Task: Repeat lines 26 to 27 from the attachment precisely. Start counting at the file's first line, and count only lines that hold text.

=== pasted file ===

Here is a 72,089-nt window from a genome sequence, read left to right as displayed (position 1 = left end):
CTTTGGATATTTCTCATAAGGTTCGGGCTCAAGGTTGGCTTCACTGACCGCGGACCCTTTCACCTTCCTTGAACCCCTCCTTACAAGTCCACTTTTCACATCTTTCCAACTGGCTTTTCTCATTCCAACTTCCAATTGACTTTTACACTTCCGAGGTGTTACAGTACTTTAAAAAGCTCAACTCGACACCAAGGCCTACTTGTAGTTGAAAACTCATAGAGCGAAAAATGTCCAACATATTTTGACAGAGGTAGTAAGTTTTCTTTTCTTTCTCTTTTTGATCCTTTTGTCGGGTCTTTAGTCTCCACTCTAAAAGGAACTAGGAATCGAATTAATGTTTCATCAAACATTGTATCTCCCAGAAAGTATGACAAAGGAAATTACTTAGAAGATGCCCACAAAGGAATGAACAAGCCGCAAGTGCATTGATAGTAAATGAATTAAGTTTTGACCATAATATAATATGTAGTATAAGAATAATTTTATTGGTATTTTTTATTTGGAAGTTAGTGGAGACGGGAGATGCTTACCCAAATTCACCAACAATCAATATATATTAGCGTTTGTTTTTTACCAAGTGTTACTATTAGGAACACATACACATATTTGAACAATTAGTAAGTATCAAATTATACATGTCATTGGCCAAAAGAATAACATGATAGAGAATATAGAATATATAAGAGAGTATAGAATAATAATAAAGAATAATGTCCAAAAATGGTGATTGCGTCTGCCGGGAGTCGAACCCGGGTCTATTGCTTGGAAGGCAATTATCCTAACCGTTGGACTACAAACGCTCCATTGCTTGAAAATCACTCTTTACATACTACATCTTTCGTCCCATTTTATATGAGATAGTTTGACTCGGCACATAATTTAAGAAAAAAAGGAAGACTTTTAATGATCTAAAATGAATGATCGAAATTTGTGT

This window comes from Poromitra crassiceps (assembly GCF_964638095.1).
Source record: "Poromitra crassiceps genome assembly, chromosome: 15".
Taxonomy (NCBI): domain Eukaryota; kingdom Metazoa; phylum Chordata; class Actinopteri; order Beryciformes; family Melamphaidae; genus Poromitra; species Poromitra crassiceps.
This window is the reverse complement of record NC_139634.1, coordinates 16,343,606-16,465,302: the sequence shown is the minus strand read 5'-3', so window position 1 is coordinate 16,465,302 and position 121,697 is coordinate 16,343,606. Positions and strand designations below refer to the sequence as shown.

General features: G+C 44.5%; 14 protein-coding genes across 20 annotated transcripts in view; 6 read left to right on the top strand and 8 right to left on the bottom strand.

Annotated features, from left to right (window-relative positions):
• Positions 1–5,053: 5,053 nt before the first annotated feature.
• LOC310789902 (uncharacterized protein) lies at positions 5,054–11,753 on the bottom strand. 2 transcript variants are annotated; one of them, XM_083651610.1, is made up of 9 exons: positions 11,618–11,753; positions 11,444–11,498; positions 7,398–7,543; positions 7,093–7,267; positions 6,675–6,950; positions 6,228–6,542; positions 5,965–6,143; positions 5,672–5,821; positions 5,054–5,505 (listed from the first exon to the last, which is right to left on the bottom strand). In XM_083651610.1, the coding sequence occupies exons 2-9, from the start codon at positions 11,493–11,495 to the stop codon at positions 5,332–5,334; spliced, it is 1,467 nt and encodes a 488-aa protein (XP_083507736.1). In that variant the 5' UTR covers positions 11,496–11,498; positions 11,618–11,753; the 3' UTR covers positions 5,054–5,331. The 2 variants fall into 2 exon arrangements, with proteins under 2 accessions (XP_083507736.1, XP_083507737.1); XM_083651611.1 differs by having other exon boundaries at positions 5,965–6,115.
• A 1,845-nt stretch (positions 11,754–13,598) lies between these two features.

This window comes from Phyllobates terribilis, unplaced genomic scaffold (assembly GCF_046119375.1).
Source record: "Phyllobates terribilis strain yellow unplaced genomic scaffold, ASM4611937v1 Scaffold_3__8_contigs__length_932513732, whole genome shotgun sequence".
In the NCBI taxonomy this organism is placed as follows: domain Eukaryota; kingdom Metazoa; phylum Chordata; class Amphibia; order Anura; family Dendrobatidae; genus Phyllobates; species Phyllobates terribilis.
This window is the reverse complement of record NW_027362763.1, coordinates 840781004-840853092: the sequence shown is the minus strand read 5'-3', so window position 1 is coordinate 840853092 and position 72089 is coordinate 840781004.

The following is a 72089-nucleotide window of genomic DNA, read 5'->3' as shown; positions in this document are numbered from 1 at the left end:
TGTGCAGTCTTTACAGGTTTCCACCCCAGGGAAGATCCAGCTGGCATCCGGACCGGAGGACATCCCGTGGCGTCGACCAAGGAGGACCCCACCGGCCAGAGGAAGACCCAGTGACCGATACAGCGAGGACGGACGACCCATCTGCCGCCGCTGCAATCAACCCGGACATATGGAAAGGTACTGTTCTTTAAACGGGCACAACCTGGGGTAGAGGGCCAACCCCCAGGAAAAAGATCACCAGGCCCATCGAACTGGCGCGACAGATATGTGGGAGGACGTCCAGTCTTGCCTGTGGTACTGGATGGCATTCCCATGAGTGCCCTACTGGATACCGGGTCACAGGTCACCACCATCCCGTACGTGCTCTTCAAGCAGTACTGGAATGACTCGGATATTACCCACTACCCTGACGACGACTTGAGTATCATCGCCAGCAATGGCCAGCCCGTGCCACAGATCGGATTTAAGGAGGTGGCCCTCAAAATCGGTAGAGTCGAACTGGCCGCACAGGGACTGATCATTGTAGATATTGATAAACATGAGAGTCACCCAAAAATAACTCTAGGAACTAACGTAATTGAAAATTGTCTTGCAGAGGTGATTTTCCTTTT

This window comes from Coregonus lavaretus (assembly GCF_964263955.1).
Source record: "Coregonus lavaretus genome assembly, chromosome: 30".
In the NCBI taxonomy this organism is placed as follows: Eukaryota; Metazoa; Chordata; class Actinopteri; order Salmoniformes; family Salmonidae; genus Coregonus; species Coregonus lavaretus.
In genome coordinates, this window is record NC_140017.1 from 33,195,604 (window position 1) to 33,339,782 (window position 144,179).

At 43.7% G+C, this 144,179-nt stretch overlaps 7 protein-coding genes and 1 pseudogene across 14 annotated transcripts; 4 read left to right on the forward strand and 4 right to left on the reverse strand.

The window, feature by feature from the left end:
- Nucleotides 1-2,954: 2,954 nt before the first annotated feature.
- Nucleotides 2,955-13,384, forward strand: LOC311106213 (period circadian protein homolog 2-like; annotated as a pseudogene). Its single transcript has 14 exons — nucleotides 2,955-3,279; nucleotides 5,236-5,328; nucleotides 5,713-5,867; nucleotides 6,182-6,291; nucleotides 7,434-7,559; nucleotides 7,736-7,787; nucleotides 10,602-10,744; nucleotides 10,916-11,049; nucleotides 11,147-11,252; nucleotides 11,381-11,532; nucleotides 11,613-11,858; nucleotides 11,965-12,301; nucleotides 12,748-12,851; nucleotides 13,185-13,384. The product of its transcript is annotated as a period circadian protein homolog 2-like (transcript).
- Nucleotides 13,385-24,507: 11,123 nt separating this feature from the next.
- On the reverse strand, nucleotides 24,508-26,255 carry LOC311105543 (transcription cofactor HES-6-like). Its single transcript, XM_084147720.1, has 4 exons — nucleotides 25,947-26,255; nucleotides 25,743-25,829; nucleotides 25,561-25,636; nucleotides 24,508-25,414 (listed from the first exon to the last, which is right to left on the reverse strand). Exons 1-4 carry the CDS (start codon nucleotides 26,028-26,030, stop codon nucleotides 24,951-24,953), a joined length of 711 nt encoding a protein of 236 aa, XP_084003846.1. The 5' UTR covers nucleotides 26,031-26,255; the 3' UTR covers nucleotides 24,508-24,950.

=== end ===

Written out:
- Nucleotides 13,385-24,507: 11,123 nt separating this feature from the next.
- On the reverse strand, nucleotides 24,508-26,255 carry LOC311105543 (transcription cofactor HES-6-like). Its single transcript, XM_084147720.1, has 4 exons — nucleotides 25,947-26,255; nucleotides 25,743-25,829; nucleotides 25,561-25,636; nucleotides 24,508-25,414 (listed from the first exon to the last, which is right to left on the reverse strand). Exons 1-4 carry the CDS (start codon nucleotides 26,028-26,030, stop codon nucleotides 24,951-24,953), a joined length of 711 nt encoding a protein of 236 aa, XP_084003846.1. The 5' UTR covers nucleotides 26,031-26,255; the 3' UTR covers nucleotides 24,508-24,950.